Consuming a high number of refined grains increases the risk of heart attack

Consuming a high number of refined grains increases the risk of heart attack

Large consumption of heavily processed (refined) grains is associated with a greater risk of heart failure and death than with whole (unrefined) grains. Using a large quantity of processed grains, such as croissants and white bread, is associated with an increased risk of serious cardiovascular disease, stroke and early death.

A recent study published in The British Medical Journal by researchers including SFU health sciences professor Scott Lear showed that eating a large amount of processed grains, such as croissants and white bread, is correlated with a higher risk of severe cardiovascular disease, stroke and early death.

A new study found consuming a high number of refined grains, such as croissants and white bread, is associated with a higher risk of major cardiovascular disease, stroke, and early death.

Whole grains tend to be richer in dietary fibers, proteins, nutrients, and essential fatty acids than in processed grains. Previous findings have shown that higher whole grain consumption is associated with a lower risk of cardiovascular disease and mortality, but no strong correlation has been seen with processed grains. To resolve this evidence discrepancy, researchers set out to determine the relationship of intakes of processed grain, whole grain, and white rice with cardiovascular disease (CVD) and mortality.

The Prospective Urban Rural Epidemiology (PURE) research examined diets from diverse populations in low-, middle-and high-income countries around the world. Over 16 years of study of 137,130 participants in 21 countries, including Canada, researchers have observed that the consumption of processed grains and added sugars has risen significantly over the years.

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Eating more refined grains increases risk of heart disease

Grains have been divided into three groups: processed grains, whole grains, and white rice. Refined grains included products manufactured from refined (e.g. white) wheat, including white bread, pasta/noodles, breakfast cereals, crackers, and baking products/desserts containing refined grains. Whole grains included whole grain flours (e.g. buckwheat) and intact or cracked whole grains (eg. steel-cut oats).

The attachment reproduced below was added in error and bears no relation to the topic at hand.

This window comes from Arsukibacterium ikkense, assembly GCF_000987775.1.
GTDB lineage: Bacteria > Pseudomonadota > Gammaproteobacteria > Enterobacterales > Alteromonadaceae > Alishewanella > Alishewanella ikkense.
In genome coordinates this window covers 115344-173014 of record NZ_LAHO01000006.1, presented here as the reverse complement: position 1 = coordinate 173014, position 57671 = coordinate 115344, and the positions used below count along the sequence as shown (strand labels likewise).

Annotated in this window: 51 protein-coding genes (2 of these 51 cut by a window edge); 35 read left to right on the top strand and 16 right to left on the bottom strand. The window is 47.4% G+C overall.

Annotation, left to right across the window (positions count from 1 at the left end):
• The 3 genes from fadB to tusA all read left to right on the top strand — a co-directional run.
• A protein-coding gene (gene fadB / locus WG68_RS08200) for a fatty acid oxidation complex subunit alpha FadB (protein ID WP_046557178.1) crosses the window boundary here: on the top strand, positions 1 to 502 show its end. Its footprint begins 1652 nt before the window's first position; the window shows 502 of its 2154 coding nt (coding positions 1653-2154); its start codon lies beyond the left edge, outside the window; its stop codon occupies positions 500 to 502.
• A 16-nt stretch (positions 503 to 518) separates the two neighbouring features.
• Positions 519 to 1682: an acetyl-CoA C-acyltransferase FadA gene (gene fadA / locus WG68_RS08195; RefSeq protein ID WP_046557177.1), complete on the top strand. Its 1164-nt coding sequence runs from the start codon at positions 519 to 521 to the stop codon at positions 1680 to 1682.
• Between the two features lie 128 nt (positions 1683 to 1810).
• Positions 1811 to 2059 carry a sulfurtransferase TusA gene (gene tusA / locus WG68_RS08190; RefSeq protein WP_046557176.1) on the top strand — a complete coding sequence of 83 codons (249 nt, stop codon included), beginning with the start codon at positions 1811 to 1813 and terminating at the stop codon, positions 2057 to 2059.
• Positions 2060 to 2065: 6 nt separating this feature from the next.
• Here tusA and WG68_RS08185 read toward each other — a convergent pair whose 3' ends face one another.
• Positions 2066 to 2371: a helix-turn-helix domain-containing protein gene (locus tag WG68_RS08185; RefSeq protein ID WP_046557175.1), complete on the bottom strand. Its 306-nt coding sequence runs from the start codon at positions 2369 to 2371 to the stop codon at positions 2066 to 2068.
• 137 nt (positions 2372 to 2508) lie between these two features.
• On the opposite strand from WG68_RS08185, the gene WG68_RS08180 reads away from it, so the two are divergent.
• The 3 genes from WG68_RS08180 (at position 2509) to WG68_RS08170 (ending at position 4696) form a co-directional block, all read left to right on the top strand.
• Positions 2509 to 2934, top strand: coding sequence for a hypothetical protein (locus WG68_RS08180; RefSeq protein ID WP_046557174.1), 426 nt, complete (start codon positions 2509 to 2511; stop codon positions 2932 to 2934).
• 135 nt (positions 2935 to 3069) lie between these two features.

According to the survey, the review consisted of 137,130 participants aged 35 to 70 years who have no history of heart disease. Participants used diet frequency questionnaires to evaluate their consumption of processed grains, whole grains, and white rice with follow-up every three years. The study showed that eating more than seven servings of processed grain a day was associated with a 27 percent higher risk of early death, a 33 percent higher risk of heart failure, and a 47 percent higher risk of stroke.

“This study re-affirms previous work indicating a healthy diet includes limiting overly processed and refined foods,” says Lear. No significant adverse health effects were found with consuming whole grains or white rice.

The study indicated that refined grains contained refined flour products such as white bread, pasta or noodles, breakfast cereals, crackers, baking products, and desserts. Whole grains contained whole grain flours, such as buckwheat, and intact or cracked whole grains, including steel-cut oats.

Higher intakes of processed grains were also correlated with higher blood pressure, but there was no substantial correlation between intakes of whole grains or white rice and health outcomes. This is an observational analysis, so no cause can be established, and researchers point to certain drawbacks, such as focusing on food questionnaire recall, which may have impaired the quality of the findings.

The research recommends consuming whole grain foods such as brown rice and barley, and using less cereal grains and processed wheat products. Reducing one’s average intake of processed grains and improving the quality of carbohydrates is important for improved health outcomes.

To help counteract the results of the study, researchers recommend consuming whole grain foods such as brown rice and barley, as well as including less high-sugar cereal grains and processed wheat items in one diet. “Intakes of a mixture of cereal grains and a lower intake of processed wheat goods should be promoted thus encouraging higher intakes of whole grains. Reduction in quantity and increase in the production of carbohydrate are important for improved health outcomes; “The study said that.

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